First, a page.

Do family firms invest more than nonfamily firms in employee-friendly policies?

Jun Koo Kang, Jungmin Kim

Research output: Journal article publicationJournal articleAcademic researchpeer-review

33 Citations (Scopus)


We examine whether family firms invest more in employee relations than nonfamily firms. Using the variation in state-level changes in inheritance, gift, and estate taxes as an exogenous shock to family control, we find that family firms, particularly those in which a founder serves as chief executive officer or those in which a family member serves as a director on the board, treat their employees better than nonfamily firms. More importantly, family firms focus on investing in employee relations that help alleviate laborrelated conflicts and controversies, possibly to avoid a negative family reputation among stakeholders. Family firms' better treatment of their employees is also evident when we use a difference-in-difference test to exploit changes in family firm status due to (sudden) deaths of family members and firms' inclusion in Fortune's "100 Best Companies to Work For" list to identify employee-friendly treatment. We further find that family firms in the early stage of their life cycle invest more in employee relations when they operate in laborintensive industries in which the benefits from family owners' monitoring of employees are expected to be large. Moreover, we find that although nonfamily firms' investment in employee relations is impeded by several constraints, such as short-term investor pressure, managerial myopia, and managerial agency problems, family firms do not suffer from such constraints. These findings help explain why underinvestment in employee relations is prevalent in public firms despite potential long-termbenefits from such intangible investment.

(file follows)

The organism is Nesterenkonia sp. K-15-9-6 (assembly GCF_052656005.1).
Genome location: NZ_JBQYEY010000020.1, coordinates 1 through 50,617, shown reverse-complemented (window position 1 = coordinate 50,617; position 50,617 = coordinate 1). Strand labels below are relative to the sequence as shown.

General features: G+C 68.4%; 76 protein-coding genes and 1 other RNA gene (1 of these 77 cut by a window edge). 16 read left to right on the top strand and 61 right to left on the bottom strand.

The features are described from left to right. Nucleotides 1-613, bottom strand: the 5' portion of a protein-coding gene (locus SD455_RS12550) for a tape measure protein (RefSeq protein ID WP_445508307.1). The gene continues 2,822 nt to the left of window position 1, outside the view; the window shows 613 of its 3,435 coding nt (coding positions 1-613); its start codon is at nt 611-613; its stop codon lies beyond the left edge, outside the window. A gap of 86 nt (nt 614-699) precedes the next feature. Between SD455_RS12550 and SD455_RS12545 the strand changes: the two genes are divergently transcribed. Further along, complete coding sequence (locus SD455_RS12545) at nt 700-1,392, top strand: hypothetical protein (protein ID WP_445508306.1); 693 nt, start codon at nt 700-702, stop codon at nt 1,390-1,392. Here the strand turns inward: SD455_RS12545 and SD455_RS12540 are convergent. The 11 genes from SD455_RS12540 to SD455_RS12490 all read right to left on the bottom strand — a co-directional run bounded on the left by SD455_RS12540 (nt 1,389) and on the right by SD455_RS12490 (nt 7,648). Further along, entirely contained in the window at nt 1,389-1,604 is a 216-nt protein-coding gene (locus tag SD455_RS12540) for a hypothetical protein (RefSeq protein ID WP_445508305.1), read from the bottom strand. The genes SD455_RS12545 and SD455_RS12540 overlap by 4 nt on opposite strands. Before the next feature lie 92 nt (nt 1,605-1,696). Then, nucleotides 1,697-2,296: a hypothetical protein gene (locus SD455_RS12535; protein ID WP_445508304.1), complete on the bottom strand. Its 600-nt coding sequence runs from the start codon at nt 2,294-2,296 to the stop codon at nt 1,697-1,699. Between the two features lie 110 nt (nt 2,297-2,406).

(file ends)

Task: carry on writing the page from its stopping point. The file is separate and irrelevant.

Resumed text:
Original languageEnglish
Pages (from-to)1300-1324
Number of pages25
JournalManagement Science
Issue number3
Publication statusPublished - 1 Jan 2020


  • Agency problem
  • Concern score
  • Employee-friendly policy
  • Endogeneity
  • Family firm
  • Founder
  • Labor-intensive industry
  • Life cycle
  • Managerial myopia

ASJC Scopus subject areas

  • Strategy and Management
  • Management Science and Operations Research


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